Patty and Mike (Briggs) and Sparky (Ann) joined us for an overnight—afternoon at pondside, dinner on the water (all you can eat salmon and roast), with drinks, back to a little sit by the pond at night—dinner cruise on Lake Coeur d’Alene, and breakfast at pondside this morning…we had a very lovely time, the weather was perfect, and the impending company got us to actually put the gardens (front and back) into apple-pie order, and also finally! to get the detritus of the construction projects sorted into order and put away—(wild cheering here!)
Our new resolve is to undertake each new project and clean it up and put it away before taking on another, and we have finally figured how the bathroom project got us so deep in piles of bits and pieces—most projects, eg, installing the new back door, require a certain set of tools (drill, screwdrivers, shims, carpenter’s level, door, hardware and molding, paint and spackling, sandpaper, plus generate a certain amount of crud: powdered wallboard, scraps of wood, spare shims, old screws, and scraps of sandpaper, used paint trays, etc—and you put in the door, put away the tools, throw away the waste, paint, toss the scrap, and you’re done.
Not so the bathroom. Finding a soft spot in the floor required floor repair, a soft spot in the wall meant pulling tile, new wallboard, patching holes, in flooring, leveling new flooring, replacing floor tiles, plumbing to fix the leaks, removal of a wall in Jane’s closet, new plumbing for tub drain, shower, faucets; new countertop, removal of sink, new plumbing, wall plaster, paint, new sofit, wiring, new sockets, new lights, hole in ceiling, work in attic, installing exhaust fan, creating wiring, changing receptacle boxes, new faceplates for the boxes, including creating one where there was none with that combo of switch types, tiling, murals, curtain hanging, window repair…I mean, it was all layered, so you couldn’t just finish a job and put the stuff away. It was do part of this job so you can do job 2, then do part of another job so you can get this far, but you haven’t even gotten to the grouting and the curtains and all… So it was a never-ending, deepening pile of tools (buy a new bit to replace the one that went missing somewhere at the bottom of the pile) and discover that the whole commode has to be taken apart, and you need a special wrench to get the drain out of the tub…and install the new one. Not mentioning pipe wrench, pliers—well, you get the picture. We hired done not so much the job we COULDN’T do, but the guys with the EQUIPMENT we didn’t want to buy, like a watercooled tile cutter…for those monster thick 12″ tiles. Not to mention the mural.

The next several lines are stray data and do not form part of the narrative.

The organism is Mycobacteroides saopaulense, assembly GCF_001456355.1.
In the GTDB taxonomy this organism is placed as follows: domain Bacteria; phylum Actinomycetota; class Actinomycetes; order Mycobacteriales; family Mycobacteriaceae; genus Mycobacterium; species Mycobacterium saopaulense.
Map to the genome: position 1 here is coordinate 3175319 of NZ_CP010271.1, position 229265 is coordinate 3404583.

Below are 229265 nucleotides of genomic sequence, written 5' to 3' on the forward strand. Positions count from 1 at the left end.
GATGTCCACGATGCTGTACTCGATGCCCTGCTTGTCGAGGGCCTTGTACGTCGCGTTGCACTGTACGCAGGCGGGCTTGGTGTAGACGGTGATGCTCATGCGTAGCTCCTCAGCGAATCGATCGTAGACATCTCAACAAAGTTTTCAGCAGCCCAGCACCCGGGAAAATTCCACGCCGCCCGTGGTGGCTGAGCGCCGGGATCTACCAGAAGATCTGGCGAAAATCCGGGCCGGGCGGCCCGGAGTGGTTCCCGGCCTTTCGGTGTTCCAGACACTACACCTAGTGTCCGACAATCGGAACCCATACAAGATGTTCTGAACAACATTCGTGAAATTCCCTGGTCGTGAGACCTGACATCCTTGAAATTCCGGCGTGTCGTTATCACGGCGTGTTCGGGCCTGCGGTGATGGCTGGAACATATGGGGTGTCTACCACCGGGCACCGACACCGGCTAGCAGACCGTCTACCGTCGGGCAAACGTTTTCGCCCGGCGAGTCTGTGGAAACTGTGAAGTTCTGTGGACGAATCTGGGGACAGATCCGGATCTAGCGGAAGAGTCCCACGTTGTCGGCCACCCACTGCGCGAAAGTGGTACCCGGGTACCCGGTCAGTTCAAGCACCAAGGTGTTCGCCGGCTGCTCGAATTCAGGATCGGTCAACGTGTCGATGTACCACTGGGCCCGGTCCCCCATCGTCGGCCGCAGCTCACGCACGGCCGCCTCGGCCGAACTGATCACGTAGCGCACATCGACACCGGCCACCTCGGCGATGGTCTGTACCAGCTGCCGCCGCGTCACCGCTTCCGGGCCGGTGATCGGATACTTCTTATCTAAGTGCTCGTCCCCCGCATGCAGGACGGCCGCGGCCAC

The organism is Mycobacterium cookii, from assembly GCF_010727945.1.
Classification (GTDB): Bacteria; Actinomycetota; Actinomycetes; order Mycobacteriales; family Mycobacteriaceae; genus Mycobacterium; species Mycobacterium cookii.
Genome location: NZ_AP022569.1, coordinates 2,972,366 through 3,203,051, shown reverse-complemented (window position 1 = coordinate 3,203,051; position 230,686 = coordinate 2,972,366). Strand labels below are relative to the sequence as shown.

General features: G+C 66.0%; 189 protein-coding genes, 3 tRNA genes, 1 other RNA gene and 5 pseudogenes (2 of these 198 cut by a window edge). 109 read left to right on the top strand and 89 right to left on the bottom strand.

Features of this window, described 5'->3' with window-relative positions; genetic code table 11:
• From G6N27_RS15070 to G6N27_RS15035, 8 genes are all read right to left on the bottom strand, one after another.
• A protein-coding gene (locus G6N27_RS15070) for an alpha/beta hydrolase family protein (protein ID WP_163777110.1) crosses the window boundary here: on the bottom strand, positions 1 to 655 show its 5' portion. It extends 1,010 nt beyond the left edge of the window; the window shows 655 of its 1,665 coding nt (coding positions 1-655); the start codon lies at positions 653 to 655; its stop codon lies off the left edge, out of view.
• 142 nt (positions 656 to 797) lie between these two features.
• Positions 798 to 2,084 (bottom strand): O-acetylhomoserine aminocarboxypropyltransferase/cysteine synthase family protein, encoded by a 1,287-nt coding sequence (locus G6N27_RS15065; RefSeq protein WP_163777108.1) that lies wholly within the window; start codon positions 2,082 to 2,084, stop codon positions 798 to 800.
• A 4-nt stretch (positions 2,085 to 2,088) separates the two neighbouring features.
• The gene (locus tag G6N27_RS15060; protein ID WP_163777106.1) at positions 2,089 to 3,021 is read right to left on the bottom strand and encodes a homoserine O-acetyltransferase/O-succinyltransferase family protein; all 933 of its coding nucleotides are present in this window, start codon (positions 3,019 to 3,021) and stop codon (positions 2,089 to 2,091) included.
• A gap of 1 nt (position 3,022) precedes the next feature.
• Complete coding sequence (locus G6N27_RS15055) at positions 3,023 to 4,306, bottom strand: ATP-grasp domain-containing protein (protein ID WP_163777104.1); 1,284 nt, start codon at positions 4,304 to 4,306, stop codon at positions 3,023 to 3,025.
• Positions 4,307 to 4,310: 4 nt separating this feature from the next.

Anyway, say that one end of my kitchen counter was piled with boxes of assorted bits, drivers, sandpaper, you name it, and the mudroom had stacks of other stuff, and the dining table had stuff on it from the garden…
So Jane started cleaning in advance of my birthday, and I joined the cleanup, and we worked our tails off, right down to filling the birdfeeders, coiling the hose in the front garden in neat stacks, Jane got the moon gate repaired and up again, got the garden chairs reassembled from their takedown for reworking, and the paths groomed and the clippings added to the mulch pile and the gate leveled, and created a proper guest room out of the OTHER scene of chaos in the house, the basement…all this in a couple of frenzied weeks.
We were ready for that cruise. We really were. And ready for some party and good times, which we had, out watching the stars by the pond, and feeding the fishes at dawn, with the little sparrows, my rowdy crew that I love even if they are sparrows, having their baths in the waterfall, and finding out that the feeders are full again—I have a strict ethic about birdfeeders: if you’re going to do them, you prepare to do them through the hard season, so you don’t get them to depend on that food and then take it away during the big storm. So the feeders, idle for the last whole year, are now active again, and thus will be available no matter what winter throws at us.
I have a clean kitchen, well, once we mop up after the waffles this morning—and all’s well with the world.